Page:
As usual, the mobile gaming part of the Tokyo Game Show was scattered all over the massive Makuhari Messe exhibition center. The big companies of course had their own booths, where they were showing off some of their mobile offerings alongside their titles for other platforms. Smaller mobile developers were everywhere, however. Some were grouped and set up near the busier areas of the floor thanks to local publishers, while the bulk were once again found in the Indie Corner in Hall 9. In addition to the returning Merchandise Corner and Virtual Reality Corner, Hall 9 was also host to a new face at the Tokyo Game Show: eSports. This helped attract even more traffic to the Indie Corner. I’ve already covered some of the games found there, but I want to mention a few others that I saw that are worth a mention.
I feel like I see this game at every Tokyo Game Show, but Betram Fiddle was once again on display this year. Naturally, they were showing off the somewhat recently-released Episode 2. Not exactly new to me or likely to many of you, but it’s always good to see a familiar face in an unexpected place. Bertram Fiddle is a really great game, and I hope its frequent appearances at the Tokyo Game Show mean that it’s finding a nice audience around the world.
One game I really had some fun with turned out to also be already released, albeit just the day before. Muchaburi Hime wa Hatarakanai (loose translation: Ordered by an Unreasonable Princess) has you running around in an overhead stage trying to gather up people by touching them. There are hazards at play, however, and any hits you take will peel off some of your followers. When you reach the end of the stage, you’ll be given a grade based on your performance. Depending on what grade you get, the Princess’s dialogue will change in the cut-scene that follows. It’s not exactly a high-level production or anything, but it’s unusual, cute, and a little funny. Hopefully it gets an English translation at some point.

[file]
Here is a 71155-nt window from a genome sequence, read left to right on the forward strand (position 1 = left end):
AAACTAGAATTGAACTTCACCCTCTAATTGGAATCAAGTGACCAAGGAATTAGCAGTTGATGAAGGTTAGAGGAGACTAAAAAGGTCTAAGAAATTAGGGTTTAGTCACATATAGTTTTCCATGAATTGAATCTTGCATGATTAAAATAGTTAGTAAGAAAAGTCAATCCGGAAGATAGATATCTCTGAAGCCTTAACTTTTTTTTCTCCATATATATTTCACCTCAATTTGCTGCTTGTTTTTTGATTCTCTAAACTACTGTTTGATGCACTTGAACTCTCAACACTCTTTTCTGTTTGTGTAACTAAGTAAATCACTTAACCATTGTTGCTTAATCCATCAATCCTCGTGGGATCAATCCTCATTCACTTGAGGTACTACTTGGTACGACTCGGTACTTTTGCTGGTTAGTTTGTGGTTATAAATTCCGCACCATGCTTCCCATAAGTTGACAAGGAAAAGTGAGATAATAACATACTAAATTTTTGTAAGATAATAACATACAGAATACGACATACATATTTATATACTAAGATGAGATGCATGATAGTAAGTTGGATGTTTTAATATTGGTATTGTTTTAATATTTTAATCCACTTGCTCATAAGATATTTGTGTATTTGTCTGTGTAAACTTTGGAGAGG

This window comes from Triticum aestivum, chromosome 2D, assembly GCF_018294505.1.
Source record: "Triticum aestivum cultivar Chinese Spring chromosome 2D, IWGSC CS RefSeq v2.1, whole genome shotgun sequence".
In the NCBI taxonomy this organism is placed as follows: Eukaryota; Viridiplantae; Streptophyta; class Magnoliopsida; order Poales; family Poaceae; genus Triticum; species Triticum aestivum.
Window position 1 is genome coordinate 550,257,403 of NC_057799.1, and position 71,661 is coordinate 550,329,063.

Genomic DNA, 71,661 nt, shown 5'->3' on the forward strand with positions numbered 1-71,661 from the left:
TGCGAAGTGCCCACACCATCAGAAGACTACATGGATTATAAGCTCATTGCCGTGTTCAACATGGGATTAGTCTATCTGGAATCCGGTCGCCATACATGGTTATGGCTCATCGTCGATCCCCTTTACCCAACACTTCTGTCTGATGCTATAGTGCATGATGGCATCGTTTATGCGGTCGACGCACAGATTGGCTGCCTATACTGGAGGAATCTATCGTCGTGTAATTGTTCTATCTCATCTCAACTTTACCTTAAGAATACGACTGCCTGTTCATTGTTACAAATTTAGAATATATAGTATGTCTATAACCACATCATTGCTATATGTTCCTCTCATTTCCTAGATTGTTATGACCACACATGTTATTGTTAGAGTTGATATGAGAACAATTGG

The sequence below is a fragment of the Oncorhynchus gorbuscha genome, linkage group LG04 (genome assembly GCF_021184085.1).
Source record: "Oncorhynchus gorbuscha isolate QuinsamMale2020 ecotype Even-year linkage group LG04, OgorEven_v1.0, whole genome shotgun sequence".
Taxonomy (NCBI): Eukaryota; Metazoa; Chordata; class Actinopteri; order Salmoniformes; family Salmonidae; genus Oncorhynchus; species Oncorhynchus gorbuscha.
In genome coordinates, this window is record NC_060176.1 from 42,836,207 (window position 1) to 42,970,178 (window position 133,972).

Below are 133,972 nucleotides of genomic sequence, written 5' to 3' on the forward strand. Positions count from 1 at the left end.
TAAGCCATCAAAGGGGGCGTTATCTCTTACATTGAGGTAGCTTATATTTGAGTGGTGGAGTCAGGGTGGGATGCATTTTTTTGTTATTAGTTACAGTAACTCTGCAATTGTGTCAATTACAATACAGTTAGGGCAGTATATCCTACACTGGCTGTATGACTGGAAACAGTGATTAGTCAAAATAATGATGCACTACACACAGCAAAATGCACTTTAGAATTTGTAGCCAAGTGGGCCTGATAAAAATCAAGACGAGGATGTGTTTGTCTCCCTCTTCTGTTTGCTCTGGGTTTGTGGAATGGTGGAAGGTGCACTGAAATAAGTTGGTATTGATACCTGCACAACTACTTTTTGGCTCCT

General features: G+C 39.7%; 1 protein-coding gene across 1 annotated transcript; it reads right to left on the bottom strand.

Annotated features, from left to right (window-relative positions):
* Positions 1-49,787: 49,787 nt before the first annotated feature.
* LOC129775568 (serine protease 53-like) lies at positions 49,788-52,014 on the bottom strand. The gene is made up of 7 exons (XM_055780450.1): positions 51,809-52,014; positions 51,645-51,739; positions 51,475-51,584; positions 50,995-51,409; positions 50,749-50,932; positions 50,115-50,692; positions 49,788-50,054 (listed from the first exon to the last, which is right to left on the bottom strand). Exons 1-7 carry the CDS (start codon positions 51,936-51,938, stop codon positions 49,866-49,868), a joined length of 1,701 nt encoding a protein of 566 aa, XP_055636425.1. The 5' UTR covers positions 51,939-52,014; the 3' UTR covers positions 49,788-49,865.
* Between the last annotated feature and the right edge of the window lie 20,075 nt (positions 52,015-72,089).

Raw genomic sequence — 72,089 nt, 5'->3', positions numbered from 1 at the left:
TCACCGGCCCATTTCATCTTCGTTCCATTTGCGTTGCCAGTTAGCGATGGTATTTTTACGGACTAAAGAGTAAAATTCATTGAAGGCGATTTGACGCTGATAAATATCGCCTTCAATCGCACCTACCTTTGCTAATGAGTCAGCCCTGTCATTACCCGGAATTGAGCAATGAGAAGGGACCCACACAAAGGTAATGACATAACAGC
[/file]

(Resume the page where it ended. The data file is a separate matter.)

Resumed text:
Wonderland Kazakiri, the developer behind BlockQuest and Dungeon of Gravestone, was showing off their latest mobile effort: Block Quest Maker. It’s kind of a follow-up to the earlier BlockQuest game, this time with an emphasis on creating and sharing your own levels. I didn’t get a chance to play around with this one much, but it certainly looked like a fun enough thing to mess with. Not far from Wonderland’s stand was a promising-looking TRPG called Zold:out. It looks great, but I’ve come to expect that most of the interesting indie TRPGs I see at the Tokyo Game Show either never come out or only release in Japan, so it’s hard to get too hyped. This one is due in early 2018.
Away from the Indie Corner was, well, another little corner filled with indies. These ones were mostly familiar faces, however. Firi Games was there showing off Phoenix 2, The Gentlebros were there with Cat Quest, and Paladin had their brand-new Stormbound on display. These are all really good games that will hopefully find strong audiences in the Japanese market. There were certainly plenty of people crowding around trying to play these games, if nothing else.
The interesting thing about this year’s Tokyo Game Show was just how much the Nintendo Switch seemed to have taken over the Indie Corner. Compared to last year, there were very few VR games on display from indie developers, but Switch games represented more than half of what was on offer in that corner of the show. It’s clearly the hot new thing, and I hope the sheer number of titles on the way will find support from Switch owners around the world. As I was only at the show to cover mobile games, I was quite envious of how cool some of those Switch games looked.
Still, even with the indie buzz moving to other platforms, mobile gaming maintains an important and healthy presence among indie developers at Tokyo Game Show. There seems to be no shortage of plucky developers that are still willing to try their hand at the ol’ meat grinder that is the App Store, and while that may or may not work out for them, it’s at least a win for the players.